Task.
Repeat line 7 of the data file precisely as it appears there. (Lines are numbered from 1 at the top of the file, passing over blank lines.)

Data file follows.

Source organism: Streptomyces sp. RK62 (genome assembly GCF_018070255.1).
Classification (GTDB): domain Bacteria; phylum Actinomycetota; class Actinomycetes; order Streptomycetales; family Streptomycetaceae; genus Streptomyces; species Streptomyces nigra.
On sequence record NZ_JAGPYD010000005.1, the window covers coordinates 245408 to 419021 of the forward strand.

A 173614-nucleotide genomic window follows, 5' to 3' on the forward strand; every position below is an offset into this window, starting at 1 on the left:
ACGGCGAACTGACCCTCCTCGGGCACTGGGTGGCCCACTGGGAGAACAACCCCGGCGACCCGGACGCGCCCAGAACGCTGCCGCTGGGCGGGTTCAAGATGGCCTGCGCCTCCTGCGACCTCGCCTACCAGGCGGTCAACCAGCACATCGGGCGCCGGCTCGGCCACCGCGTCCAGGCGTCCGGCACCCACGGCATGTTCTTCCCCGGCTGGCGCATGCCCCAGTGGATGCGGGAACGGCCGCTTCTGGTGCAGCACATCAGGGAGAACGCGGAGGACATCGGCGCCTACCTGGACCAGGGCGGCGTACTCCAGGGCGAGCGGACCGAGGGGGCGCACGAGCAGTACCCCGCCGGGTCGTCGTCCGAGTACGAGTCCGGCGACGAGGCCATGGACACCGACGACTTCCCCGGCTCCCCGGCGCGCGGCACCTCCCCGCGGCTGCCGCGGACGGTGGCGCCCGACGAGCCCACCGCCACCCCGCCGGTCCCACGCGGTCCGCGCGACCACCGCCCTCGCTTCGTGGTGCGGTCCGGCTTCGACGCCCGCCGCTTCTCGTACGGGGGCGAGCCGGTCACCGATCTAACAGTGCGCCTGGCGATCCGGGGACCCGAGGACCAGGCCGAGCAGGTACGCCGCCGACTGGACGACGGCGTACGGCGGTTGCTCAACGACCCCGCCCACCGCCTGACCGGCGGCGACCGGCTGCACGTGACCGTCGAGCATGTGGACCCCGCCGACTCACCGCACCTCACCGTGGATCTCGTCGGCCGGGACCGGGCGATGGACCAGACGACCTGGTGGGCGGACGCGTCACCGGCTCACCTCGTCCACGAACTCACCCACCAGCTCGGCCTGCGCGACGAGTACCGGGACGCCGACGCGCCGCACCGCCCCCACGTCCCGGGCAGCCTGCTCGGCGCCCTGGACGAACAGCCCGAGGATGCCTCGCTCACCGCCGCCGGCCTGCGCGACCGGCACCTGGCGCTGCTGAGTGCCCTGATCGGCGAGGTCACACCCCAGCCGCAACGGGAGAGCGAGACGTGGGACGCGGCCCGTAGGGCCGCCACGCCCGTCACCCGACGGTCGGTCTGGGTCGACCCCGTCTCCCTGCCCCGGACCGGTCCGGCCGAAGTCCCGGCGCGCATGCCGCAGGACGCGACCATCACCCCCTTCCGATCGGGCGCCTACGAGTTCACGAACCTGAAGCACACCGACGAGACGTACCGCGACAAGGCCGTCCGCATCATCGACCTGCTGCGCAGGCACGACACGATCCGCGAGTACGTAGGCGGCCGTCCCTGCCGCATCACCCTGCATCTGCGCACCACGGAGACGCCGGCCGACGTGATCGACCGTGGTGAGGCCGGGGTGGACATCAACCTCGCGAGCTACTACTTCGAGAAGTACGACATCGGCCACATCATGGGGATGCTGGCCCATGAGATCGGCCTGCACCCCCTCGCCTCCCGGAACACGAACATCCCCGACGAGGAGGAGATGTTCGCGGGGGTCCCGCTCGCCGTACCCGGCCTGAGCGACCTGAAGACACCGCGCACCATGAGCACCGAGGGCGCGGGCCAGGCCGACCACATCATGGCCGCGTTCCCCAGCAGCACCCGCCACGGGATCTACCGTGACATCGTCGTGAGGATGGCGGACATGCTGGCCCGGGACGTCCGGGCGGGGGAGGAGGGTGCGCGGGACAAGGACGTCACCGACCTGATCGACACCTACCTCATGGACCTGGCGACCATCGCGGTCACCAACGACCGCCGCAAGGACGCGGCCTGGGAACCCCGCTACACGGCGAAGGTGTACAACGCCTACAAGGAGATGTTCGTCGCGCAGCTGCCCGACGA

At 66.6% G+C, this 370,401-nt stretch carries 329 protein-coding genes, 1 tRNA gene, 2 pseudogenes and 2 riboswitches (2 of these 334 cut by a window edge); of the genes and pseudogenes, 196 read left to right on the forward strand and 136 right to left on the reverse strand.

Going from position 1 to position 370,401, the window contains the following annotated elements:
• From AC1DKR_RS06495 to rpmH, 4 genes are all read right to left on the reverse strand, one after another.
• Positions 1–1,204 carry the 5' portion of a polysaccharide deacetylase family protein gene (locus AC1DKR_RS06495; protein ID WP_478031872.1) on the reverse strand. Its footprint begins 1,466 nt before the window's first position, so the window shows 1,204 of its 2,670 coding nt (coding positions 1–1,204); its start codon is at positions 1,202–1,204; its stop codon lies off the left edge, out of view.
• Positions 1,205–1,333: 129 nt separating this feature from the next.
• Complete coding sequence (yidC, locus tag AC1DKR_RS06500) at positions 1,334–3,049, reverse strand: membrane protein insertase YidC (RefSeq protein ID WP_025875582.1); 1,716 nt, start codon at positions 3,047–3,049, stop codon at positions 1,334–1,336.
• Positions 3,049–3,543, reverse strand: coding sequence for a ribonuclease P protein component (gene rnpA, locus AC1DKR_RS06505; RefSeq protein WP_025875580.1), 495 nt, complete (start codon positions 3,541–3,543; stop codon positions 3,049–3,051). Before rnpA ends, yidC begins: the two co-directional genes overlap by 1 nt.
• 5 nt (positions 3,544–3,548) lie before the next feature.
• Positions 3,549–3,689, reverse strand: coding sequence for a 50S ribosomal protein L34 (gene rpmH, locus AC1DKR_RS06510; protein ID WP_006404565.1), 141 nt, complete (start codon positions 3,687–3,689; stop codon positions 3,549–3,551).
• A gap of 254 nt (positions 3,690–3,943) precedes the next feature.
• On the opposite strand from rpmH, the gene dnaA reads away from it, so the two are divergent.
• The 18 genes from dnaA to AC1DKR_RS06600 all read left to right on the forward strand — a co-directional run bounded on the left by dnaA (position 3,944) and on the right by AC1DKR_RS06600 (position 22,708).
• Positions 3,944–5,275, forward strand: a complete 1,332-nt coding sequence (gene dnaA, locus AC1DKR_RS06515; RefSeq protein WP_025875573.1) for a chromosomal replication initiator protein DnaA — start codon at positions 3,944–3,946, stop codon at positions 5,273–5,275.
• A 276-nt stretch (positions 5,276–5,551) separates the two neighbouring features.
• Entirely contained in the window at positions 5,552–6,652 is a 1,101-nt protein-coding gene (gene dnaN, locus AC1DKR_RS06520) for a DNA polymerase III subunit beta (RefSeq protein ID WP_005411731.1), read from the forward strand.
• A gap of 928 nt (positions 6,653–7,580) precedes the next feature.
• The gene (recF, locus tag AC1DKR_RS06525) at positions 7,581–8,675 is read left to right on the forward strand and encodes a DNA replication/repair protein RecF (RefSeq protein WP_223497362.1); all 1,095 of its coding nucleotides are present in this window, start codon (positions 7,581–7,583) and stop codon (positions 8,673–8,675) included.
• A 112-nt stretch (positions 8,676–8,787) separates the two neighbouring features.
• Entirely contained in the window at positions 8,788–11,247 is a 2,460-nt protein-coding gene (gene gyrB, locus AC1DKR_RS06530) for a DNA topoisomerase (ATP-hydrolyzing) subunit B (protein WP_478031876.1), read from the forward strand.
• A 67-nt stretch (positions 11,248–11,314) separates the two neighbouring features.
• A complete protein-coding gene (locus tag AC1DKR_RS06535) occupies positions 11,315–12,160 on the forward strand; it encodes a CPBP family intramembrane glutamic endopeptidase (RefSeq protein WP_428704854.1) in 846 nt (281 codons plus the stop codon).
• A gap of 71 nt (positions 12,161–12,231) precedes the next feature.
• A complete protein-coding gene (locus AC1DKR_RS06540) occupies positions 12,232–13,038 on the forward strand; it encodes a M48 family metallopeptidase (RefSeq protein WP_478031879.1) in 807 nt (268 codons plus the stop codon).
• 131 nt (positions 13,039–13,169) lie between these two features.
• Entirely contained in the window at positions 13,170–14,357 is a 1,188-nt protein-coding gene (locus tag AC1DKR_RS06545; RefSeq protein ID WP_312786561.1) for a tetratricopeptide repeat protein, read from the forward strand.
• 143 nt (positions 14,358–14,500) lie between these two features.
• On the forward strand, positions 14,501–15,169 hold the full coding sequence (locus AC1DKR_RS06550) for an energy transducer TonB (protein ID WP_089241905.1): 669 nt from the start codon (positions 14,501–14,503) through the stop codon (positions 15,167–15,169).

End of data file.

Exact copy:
Going from position 1 to position 370,401, the window contains the following annotated elements: